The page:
Personal Space Lesson Plan

Instructor: Artem Cheprasov

Artem has a doctor of veterinary medicine degree.

This lesson plan provides you with mini-activities, a full-fledged activity, an extension, as well as discussion topics and questions that will get students thinking about personal space.

Learning Objectives

Upon completion, students should be able to:

  • define personal space
  • identify their own personal space
  • express themselves using body language


45-90 minutes without the main activity


Curriculum Standards

  • CCSS.ELA-Literacy.RI.4.1

Refer to details and examples in a text when explaining what the text says explicitly and when drawing inferences from the text.

  • CCSS.ELA-Literacy.SL.4.1

Engage effectively in a range of collaborative discussions (one-on-one, in groups, and teacher-led) with diverse partners on grade 4 topics and texts, building on others' ideas and expressing their own clearly.

  • CCSS.ELA-Literacy.RI.4.2

Determine the main idea of a text and explain how it is supported by key details; summarize the text.

  • CCSS.ELA-Literacy.RF.4.4

Read with sufficient accuracy and fluency to support comprehension.


Warm Up

  • Warm-up the kids for the lesson and discussion by asking:
    • What is personal space?
    • Can you show me your personal space?

Reading & Discussion

  • Each student should receive a handout of the following lesson: Personal Space: Lesson for Kids.
  • As they read the text, they need to:
    • Take notes on the material.
    • Jot down any questions they may have.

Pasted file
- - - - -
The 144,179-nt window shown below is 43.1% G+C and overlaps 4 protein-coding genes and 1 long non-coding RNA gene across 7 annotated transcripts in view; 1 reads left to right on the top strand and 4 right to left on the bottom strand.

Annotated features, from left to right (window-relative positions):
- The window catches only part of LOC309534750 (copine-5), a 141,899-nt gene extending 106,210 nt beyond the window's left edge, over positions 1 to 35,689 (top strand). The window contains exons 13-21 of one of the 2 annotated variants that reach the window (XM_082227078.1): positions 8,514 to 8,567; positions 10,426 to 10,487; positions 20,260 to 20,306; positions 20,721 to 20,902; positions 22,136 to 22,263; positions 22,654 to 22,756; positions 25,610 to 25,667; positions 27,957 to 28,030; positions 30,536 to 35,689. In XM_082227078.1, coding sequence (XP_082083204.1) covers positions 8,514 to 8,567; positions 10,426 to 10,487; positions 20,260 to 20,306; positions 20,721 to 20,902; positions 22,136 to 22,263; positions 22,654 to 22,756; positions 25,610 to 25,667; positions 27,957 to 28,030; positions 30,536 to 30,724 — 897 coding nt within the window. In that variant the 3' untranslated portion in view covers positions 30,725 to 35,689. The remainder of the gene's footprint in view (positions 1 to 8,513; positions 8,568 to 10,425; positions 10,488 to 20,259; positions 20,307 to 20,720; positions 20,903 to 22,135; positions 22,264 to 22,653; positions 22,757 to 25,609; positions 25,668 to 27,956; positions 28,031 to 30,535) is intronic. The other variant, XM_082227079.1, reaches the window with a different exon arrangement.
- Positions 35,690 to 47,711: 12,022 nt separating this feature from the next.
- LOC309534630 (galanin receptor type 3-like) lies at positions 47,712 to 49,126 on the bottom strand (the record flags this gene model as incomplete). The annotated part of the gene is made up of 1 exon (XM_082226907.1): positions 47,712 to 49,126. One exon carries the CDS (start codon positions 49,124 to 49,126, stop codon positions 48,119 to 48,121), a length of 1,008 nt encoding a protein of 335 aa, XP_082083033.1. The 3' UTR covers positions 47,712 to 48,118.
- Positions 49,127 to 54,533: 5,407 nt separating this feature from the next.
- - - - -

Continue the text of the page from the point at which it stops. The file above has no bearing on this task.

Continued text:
• Highlight any words they don't understand.
    • Define all bold terms in their own words.
  • Now have students read the 'Crowded Out' and 'What Exactly is Personal Space?' sections. Discuss:
    • Why do they believe people have different personal space requirements?
  • Now have them read 'Body Language'.
  • Mini-activity: have each student come up to the class and use only their body language to signal something to the class. The rest of the class should guess what they're trying to signal.
  • Read the rest of the lesson now, then discuss:
    • Does someone with a larger personal space automatically dislike you if they move away from you? Why or why not?
  • Mini-activity: have students pair up and come to the front of the class. One student should stand while the other comes closer and closer until the standing student begins to feel uncomfortable. Once that student begins to feel uncomfortable they should say 'Stop!' Switch students. This will help students gauge their unique personal space.

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